When investors give a loan to large organizations such as National Governments, cities, and corporations, they get bonds in return.
A single bond is only a minuscule part of a huge loan. Since the above mentioned entities are large in size, they require numerous sources to fill up their expense list. Due to the stability that they provide, bonds are considered fixed-income investments and are classified as broad assets.
What are the types of Bonds?
Bond investments are of various types; this variation is a result of their length, interest rate, risk, and the body issuing them. Types of bonds one can invest in India:
- Government Security Bonds: These bonds are issued by the state and central government in India.
- Corporate Bonds: These bonds are issued by the companies. Investors lend their money to the companies for a specific period of time, and the companies give the investors a fixed interest rate throughout the tenure.
- Zero-Coupon Bonds: This bond is also known as pure discount bonds. Unlike other types of bonds, investors cannot avail regular interest rate in this case till the bonds get mature.
- Convertible Bonds: This type of bond offers features of both debt and equity, however not at the same time.
- Inflation-Linked Bonds: As the name suggests, this type of bond provides protection against inflation and is issued for eliminating an investment’s inflation risk.
- RBI Bonds: RBI, India’s central bank and regulatory body issues floating rates savings bonds (FRBS), also called the RBI taxable bonds, for a period of seven years. The interest rates keep floating during the tenure.
- Sovereign Gold Bonds: The central government of India issues this type of bond for people who would like to invest in gold but don’t want to keep gold as a physical asset with them.
How do Bonds really work?
The organization that borrows money from investors promises to pay that money back on an already agreed date. Till the maturity period is achieved, the organization or the borrower provides specific interest payments to the investor. These investors who are the actual owners of the bonds are also referred to as bondholders or creditors. In the olden days, the whole process was carried out on paper, but now with the advent of technology, it is all done on digital platforms.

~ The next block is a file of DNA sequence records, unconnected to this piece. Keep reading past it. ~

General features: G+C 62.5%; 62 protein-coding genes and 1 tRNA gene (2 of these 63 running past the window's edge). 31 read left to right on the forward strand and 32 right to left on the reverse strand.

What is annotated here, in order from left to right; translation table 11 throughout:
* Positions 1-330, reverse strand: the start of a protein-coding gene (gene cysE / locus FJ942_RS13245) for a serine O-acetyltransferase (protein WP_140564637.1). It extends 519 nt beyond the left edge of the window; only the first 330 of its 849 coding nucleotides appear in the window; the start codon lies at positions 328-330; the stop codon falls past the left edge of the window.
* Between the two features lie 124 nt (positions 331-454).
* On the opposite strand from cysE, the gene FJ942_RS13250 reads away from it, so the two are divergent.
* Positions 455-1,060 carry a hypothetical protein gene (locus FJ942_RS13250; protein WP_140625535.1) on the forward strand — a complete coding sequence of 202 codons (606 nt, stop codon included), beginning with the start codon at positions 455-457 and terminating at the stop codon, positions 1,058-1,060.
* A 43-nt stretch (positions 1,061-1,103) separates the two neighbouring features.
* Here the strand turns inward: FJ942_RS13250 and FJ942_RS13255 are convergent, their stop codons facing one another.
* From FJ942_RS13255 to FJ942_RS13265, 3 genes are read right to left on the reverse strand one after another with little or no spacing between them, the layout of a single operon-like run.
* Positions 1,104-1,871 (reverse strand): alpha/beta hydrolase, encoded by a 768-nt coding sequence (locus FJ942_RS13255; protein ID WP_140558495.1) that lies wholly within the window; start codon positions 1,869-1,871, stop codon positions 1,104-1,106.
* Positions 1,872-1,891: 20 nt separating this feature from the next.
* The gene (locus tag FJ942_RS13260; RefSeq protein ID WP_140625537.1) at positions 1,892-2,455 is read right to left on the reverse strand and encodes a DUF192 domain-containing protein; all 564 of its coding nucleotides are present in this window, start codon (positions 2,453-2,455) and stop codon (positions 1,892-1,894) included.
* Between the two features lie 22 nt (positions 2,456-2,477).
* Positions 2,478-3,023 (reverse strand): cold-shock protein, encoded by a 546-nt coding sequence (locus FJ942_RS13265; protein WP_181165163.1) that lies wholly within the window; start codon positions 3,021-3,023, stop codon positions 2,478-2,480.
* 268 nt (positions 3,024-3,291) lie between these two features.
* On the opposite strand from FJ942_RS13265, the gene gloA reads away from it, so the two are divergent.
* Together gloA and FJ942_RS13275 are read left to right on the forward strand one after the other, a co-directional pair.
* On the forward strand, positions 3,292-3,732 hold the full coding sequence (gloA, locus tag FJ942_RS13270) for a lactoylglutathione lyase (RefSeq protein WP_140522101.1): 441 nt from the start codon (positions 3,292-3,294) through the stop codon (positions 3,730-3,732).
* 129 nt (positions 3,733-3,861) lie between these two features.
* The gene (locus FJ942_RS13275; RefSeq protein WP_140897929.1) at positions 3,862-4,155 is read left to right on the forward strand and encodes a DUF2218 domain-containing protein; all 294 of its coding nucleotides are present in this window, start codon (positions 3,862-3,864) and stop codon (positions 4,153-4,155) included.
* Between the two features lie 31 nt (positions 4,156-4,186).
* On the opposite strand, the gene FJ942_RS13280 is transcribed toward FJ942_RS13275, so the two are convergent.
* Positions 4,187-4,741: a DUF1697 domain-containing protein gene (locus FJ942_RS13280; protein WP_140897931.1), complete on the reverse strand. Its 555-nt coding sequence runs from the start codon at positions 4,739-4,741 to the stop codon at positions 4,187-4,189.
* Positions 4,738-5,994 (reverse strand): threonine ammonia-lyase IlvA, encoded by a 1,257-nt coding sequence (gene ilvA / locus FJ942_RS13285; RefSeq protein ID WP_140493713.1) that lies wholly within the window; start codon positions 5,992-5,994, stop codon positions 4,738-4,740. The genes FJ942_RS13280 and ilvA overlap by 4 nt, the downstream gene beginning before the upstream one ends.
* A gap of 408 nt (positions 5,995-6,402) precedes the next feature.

The borrowers repay the investor upon reaching the maturity period. However, there are instances where investors can resell the bonds before the maturity period. This can be done because there is also a secondary market for bonds.
For those who don’t know, bonds can be traded in two ways: either publicly on exchanges or between the broker and the creditor.
A bond’s value can fluctuate due to this resell feature.
What Bonds Say About the Economy
Bond investments are one of the most stable investment options in the market. Their stability can be seen when there’s a decline in the stock market and economy in general. The best part about investing in bonds is that they are not much impacted by market volatility.
Bonds and the Stock Market
Investors don’t really pay attention to bonds when the stock market is doing well. Due to this reason, their prices drop. In this scenario, organizations have no option but to give high-interest rates to make the investors buy those bonds.
When there’s a decline in the economy, investors opt to purchase bonds even if the interest rates are low so that they can keep their money safe. In this scenario, the borrower can take a sigh of relief as he doesn’t have to pay high-interest rates to the investor.
Bonds and Interest Rates
The economy of any nation can be impacted by the interest rates of bonds. Investors who are willing to put their money in this area search for all the various types of bonds before they invest in bonds. They usually prefer bonds with lower risk and high-interest rates.
Bonds with lower interest rates are often ignored as it results in lower costs of items one can purchase on credit. These commonly include loans for education, automobile, or business. Mortgage interest rates are also impacted by the bond value.
An investor lends his/her money to a borrower or an organization in need of money. The organization that issues these bonds is called the “debtor” or, in simple words, the borrower. A person who invests in bonds is known as the “creditor” or simply lender.
Upon reaching the maturity period, the borrower pays the money back to the investor, known in the financial world as the “principal.” Apart from this, the borrower also has to pay fixed interest rates to the investor as agreed. This is how the investor makes real profits by investing in bonds. The advantage of purchasing bonds over stocks is that they are less risky in nature. But make sure that before investing in bonds you read all the market reviews.